Is the chasm between one generation of Americans and another widening irreparably on several fronts? If so, ultimately, where will it lead? While we can only speculate about the answers to those questions, we can be sure about a few things.
With unsurpassed technological advances, and major breakthroughs in medicine and health, there is also growing unconcern among and between generations about one of our most sacred institutions – our republic, our democratic form of government.
With the election of President Barak Obama, we witnessed an unprecedented level of involvement of young people, ages 18-29. However, that level of involvement in 2008 was the exception. The divide between candidates for president and young voters over the decades has been deep and wide. Fewer than one in ten voters in that age category bothered to vote during primary elections in most states. When 18-year-olds first received the right to vote in 1972, more than 52 percent voted in the presidential election. This was good, but the percentage declined precipitously in elections since then.
So what has happened during the last four decades?
Reasons offered for this intergenerational divide on the political front are ones that we all have heard: a) Candidates ignore young voters because they do not vote anyway; b) Unscrupulous politicians turn young people off. However, do those reasons fully answer the question? Is there a cause even more basic and entrenched than that?
Several years ago, the non-partisan research group, The Third Millennium, asked voters in that same age group why they were not engaged in the electoral process. Two of the most disturbing reasons the survey found for this pervasive unconcern among young people were lack of time and lack of interest. Of those surveyed, some said they did not have the time to vote, but most said they simply were not interested.
Did not have time? Simply, not interested?
With all the timesaving inventions and communications technology that keeps us informed 24/7, how can this be?
Do not have time? Simply, not interested? Yes. These questions warrant repeating.
For those of us who are now baby boomers – many of whom were reformers, activists and certainly engaged – we must wonder what will be the nature and quality of government should we live to become octogenarians and centenarians?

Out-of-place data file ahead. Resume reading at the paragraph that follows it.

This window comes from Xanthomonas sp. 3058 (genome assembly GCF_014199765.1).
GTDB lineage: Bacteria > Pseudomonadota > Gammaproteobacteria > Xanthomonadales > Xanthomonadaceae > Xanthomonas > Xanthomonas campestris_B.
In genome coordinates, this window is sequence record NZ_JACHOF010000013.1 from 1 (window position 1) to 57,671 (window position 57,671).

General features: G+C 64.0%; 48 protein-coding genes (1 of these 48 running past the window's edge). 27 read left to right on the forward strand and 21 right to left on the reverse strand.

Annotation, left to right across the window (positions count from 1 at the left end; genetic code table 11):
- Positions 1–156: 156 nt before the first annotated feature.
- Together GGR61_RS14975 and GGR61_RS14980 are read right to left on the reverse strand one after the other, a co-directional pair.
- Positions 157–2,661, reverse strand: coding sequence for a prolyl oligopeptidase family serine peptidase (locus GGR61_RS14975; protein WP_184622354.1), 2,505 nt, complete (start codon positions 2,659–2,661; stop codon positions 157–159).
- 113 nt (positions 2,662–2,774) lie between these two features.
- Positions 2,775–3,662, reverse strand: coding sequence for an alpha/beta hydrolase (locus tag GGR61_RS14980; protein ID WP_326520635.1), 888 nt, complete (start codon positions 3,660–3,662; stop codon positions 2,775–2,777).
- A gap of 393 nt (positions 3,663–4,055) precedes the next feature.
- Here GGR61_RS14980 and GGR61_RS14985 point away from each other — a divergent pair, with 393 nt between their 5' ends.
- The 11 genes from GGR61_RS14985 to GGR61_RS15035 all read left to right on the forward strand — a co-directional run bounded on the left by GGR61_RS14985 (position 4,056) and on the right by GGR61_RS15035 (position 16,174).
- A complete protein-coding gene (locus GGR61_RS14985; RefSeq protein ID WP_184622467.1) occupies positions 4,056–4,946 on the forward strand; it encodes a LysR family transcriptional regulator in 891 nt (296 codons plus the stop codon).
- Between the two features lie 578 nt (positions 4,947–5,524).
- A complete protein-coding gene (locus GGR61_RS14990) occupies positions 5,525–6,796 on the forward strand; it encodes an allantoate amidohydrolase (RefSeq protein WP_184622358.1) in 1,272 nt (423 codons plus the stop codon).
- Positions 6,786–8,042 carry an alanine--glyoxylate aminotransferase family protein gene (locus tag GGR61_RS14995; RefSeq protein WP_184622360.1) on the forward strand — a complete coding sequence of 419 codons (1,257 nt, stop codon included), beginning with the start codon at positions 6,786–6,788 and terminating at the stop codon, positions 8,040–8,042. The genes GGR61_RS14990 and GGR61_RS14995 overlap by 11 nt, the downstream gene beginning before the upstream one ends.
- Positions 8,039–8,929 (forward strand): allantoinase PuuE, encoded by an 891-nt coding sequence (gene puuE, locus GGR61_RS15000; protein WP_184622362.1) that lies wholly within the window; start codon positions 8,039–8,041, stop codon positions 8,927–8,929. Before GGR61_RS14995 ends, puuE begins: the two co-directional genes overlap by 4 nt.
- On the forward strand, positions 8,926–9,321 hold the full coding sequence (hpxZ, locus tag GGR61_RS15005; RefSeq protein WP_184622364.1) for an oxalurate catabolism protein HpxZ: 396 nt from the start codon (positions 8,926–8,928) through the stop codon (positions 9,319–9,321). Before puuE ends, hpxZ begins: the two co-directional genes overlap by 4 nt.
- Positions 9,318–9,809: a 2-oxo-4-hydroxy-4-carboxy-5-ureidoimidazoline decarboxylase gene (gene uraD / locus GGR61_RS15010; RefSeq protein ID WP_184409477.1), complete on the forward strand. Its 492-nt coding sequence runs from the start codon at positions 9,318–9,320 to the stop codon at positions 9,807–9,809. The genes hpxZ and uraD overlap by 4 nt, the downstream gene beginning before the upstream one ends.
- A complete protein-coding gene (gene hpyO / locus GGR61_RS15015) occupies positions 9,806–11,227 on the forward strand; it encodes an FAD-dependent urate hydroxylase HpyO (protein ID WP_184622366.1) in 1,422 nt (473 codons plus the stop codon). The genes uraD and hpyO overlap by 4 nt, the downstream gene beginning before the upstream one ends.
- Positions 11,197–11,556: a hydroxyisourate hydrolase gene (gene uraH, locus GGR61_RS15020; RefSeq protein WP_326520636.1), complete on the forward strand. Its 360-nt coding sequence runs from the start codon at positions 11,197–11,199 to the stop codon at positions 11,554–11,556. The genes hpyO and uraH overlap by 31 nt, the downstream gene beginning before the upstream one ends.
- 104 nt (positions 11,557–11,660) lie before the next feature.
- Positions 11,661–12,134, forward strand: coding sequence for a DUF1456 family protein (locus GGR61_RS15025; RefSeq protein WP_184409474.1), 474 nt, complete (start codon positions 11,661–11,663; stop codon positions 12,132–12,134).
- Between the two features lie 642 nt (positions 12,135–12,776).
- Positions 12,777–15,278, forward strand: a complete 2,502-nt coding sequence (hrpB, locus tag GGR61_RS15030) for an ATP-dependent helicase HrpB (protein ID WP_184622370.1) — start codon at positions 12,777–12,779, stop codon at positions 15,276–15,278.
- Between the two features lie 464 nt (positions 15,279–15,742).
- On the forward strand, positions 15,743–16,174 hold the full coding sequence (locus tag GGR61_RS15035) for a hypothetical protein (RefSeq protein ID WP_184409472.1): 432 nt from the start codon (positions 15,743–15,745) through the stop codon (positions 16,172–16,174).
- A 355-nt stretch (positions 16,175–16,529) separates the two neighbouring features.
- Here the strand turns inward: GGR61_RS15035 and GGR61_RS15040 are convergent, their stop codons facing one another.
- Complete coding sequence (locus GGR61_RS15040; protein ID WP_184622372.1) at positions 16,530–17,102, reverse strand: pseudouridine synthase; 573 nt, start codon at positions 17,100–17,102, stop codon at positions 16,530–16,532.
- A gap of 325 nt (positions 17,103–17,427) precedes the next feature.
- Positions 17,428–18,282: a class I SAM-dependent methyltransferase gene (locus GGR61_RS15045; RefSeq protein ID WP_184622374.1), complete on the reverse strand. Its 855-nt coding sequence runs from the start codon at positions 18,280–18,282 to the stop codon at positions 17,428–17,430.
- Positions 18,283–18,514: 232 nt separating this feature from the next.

If we fail to stem this growing gulf of disinterestedness, in the long term, where will it leave future generations? America?
It is easy to say the fault lies with suspect politicians and a campaigning process that is often insulting and out of control. We can say such indifference is due to the over emphasis on self-actualization at the expense of community well-being. But what are we, the generations that have benefited and continue to benefit from this great democracy, doing to preserve its most sacred tenets within our families?
We have managed to get away from lessons learned, both historical, and those that are just common sense. Values and a way of life just do not preserve themselves. They are not self-perpetuating.
We know that the laws, principles, mores, traditions, and preservation of values within any society require deliberate and methodical passage from one generation to another. We learn this in schools; practice it in the daily activities of governmental, economic, religious, and social institutions.
In the most ideal sense, the interweaving of these threads that make up the very fabric of a healthy and thriving society should be as much a part of the family dialogue as talking about our next of kin, as searching for our roots – genetic and otherwise. We go to extreme lengths to equip our progeny in the name of longevity and immortality when it comes to family matters. What about society sustaining matters?
Are we bothering to pass on to our children the importance of what they must do to preserve our democratic way of life? If we are not, it begs a number of questions. First, among them: What will it matter if we achieve the most technological advances, find cures for the most dreadful diseases, yet cease to be a civil, caring and democratic society?
This is the real potential risk if we continue to ignore the intergenerational divide occurring in our political process, and fail to do something about the reasons causing it.
Do not self-actualization and preserving democratic practices go hand in hand?
The late and longest serving United States Senator from Virginia, Robert Byrd, wrote a book a few years ago, Losing America. In it, he chronicles how we are ignoring and compromising the values, principles, and practices that make America. Even worse, we are failing to be deliberate about passing them on. He warns of the impending consequences if we do not get off this slippery slope. It should be required reading for all of us.